When I speak of "The Amazing Spider-Man" as the great American novel, I am referring to its venerable original serialized run (issues #1-200) from 1963 to 1980. During those monthly installments, the Spider-Man comic book series organically grew to mirror the generation that came of age -- somewhat dramatically -- during those times, from gee-whiz Kennedy-era teens to angsty Vietnam-era college students to malaise-ridden mid-'70s young adults to blossoming Reaganite yuppies. Indeed, America's convulsive mid-century adolescence is the nucleus of Stan Lee's undeniably existential hero, Spider-Man (a.k.a. orphan Peter Parker).

Spider-Man/Peter Parker was born in August 1962 -- Marvel Comics' affront to rival DC Comics' stiff, stodgy Superman, a grown-up in a fake city who fought intergalactic battles to save the universe. By contrast, Peter Parker lived in New York City, had real problems (rent, homework, the flu [ASM #87, panels 1-14], his sick aunt's medical bills), confronted topical stuff (the draft, LSD, crooked politicians, racism), and more often than not, lost battles with petty crooks.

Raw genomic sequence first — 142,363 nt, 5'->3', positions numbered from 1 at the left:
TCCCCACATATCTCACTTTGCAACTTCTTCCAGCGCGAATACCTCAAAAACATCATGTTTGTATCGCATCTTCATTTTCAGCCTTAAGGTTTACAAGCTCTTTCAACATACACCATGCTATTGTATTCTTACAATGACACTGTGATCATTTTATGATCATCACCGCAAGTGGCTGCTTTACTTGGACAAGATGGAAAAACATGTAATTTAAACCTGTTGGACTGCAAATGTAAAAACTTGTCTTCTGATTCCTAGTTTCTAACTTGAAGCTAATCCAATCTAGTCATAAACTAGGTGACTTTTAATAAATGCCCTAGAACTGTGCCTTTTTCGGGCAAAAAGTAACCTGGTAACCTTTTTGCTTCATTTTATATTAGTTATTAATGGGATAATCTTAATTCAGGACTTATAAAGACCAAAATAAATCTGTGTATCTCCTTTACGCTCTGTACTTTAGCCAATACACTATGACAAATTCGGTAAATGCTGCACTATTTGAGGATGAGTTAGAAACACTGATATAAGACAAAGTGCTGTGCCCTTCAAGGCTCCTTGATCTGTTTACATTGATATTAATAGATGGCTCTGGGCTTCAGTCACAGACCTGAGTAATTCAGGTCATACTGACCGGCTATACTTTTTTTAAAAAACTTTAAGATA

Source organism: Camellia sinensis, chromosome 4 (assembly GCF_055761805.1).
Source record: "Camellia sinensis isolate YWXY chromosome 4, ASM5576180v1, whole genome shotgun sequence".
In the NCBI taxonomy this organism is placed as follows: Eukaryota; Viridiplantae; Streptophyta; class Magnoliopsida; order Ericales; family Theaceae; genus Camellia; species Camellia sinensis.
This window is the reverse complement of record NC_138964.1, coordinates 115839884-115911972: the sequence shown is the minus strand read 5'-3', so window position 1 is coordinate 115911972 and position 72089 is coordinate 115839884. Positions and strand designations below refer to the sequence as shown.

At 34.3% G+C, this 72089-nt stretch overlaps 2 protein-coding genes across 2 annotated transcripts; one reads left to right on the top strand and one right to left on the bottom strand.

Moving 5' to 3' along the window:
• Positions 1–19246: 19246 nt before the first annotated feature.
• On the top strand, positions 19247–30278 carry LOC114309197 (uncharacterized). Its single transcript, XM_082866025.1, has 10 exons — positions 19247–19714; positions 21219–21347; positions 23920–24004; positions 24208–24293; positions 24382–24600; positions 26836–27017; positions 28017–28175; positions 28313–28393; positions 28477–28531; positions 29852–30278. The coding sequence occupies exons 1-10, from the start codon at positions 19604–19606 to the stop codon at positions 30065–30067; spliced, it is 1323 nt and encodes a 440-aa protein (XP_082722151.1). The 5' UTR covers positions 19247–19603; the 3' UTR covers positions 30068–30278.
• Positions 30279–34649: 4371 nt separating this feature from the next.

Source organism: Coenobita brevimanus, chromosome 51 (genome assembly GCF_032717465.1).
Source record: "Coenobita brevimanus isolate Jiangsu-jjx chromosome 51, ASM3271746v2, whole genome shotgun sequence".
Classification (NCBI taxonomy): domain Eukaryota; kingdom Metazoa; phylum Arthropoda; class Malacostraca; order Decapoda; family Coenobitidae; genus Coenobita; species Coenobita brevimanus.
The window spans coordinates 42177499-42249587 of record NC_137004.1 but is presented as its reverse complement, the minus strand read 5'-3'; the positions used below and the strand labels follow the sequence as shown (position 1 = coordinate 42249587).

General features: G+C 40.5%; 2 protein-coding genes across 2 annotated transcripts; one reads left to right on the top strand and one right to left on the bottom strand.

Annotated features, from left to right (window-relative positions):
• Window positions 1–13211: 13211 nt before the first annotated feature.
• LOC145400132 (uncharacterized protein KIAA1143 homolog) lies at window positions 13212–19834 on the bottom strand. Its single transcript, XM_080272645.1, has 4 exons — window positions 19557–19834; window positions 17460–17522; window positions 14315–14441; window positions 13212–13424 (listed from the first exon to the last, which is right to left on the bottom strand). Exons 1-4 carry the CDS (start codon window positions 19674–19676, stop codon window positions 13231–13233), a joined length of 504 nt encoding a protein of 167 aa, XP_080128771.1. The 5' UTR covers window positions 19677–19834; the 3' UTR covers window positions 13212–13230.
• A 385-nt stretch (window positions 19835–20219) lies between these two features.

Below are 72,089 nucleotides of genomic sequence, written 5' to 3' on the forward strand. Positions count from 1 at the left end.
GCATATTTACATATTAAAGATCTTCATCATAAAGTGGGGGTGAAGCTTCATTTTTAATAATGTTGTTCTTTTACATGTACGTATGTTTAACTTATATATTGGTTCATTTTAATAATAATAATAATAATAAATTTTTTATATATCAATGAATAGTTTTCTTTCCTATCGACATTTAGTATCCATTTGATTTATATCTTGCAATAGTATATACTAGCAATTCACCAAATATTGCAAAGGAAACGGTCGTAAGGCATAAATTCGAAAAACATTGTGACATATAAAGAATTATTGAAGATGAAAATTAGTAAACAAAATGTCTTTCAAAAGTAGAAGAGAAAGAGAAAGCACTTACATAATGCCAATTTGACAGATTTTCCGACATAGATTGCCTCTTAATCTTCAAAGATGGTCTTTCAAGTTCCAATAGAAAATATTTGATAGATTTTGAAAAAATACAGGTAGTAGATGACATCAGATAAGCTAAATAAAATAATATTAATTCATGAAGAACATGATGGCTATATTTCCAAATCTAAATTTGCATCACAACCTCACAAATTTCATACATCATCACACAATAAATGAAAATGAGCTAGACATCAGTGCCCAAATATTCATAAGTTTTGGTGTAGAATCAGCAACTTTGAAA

Meanwhile, unlike Clark Kent -- that mild-mannered front for the heroic Superman -- Peter and Spidey are clearly the same guy. More often than not, while getting pummeled by Dr. Octopus or the Green Goblin, Spidey would be obsessing about Mary Jane Watson or biology class.

Most important to the drama, Peter was a teenager. This was key to Parker's existential importance. The "Teenager as Superhero" idea mirrored the cultural battle brewing between the younger and older generations in the '60s. Teenagers were beginning to recognize, as Peter Parker did when he got saddled with superpowers after being bitten by a radioactive spider, that they could affect society.